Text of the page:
05 December is International Volunteer Day, and every year we recognize the invaluable contributions of volunteering .
Volunteerism is offering not only a chance to contribute to social development and a sense of self-worth, it also provides them with priceless lessons that sets them up for entering the job market and setting a foundation for their career.
The United Nations Volunteer programe has for many years delivered social services across a range of sectors. Today, the UNV Kenya programe remains one of largest UNV operations in the world, with 148 national and 47 International serving UN Volunteers. Kenya also contributes the largest number of UN Volunteers serving abroad, a testimony to the country’s commitment to humanitarian action and development.
Consider this. George Gachie has been serving as a national United Nations Volunteer (UNV) with UN-Habitat for over three years. He grew up in the Kibera Slums – a challenging environment, where young people have very few opportunities and early pregnancy, school dropout, organized gangs, crime, diseases and drug abuse are common. In order to make it out of this situation one had to be smart. But as George himself put it during a recent UNV Blue-Room Talks event in Nairobi, ‘I am happy because it is volunteerism that got me out of the situation’..
Studies show that engaging in volunteerism from a young age helps people take their first steps towards long-term involvement in development. It is thus a perfect avenue to address the oft-repeated lament by corporate employers that the education system does not prepare students for the job market.
In that sense, volunteering is not just a way to get more numbers to ‘get the job done’, but a transformativa opportunity for people from all walks of life, and a two-way exchange between the volunteer and the people they work with. By creating a sense of cohesion, reciprocity and solidarity within society, volunteering builds social capital, because it converts individual action into collective response directed towards a social end.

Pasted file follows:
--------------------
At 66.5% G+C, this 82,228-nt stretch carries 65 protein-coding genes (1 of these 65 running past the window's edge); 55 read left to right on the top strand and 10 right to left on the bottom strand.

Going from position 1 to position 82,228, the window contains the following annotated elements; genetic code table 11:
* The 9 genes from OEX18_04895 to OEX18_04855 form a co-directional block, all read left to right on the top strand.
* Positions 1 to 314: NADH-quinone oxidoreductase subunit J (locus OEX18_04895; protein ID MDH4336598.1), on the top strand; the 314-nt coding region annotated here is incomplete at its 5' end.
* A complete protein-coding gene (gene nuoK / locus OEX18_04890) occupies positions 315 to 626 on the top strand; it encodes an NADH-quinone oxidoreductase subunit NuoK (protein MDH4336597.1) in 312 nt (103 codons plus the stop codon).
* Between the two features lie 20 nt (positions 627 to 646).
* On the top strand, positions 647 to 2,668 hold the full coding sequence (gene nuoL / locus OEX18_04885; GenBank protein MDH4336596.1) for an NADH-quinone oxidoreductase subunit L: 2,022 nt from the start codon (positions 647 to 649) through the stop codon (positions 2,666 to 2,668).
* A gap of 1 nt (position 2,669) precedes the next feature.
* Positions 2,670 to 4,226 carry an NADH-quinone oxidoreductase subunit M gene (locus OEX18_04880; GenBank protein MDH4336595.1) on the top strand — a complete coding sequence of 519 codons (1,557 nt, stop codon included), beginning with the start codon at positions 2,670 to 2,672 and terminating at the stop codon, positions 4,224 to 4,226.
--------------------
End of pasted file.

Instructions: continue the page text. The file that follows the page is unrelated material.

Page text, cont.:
Volunteering also makes a significant economic contribution globally. It’s generally estimated that volunteers contribute an average of $400 billion to the global economy annually.UNDP’s Administrator estimated that volunteers contribute an average of $400 billion to the global economy annually. ” the tremendous impact UN Volunteers are making within the UN system. In implementing the SDGs, UNDP will continue to see volunteers as catalysts for change who amplify citizens’ voices and facilitate participation so that development can be truly people-centered”.
The impact of a volunteerism programme must be felt at the local level by building the capacity of people, including the marginalized, and should make the governance process more participatory and inclusive.
UNV has a strong track record of getting development results. In Kenya, UNV supported a neighborhood volunteer scheme to help ensure peaceful elections in 2013.
UN volunteers, including data analysts, planners, legal assistants and communication experts are deployed in 35 out of the 47 counties in the country, bringing critical capacity to the devolution process in Kenya.
On the occasion of this year’s International Volunteer Day, the UN is committed to working with the Kenyan Government to integrate the concepts of volunteerism into development programming.
This can be done through various modalities, including facilitating volunteer schemes that target the contributions or integration of particular groups. Another area that holds great potential in advancing the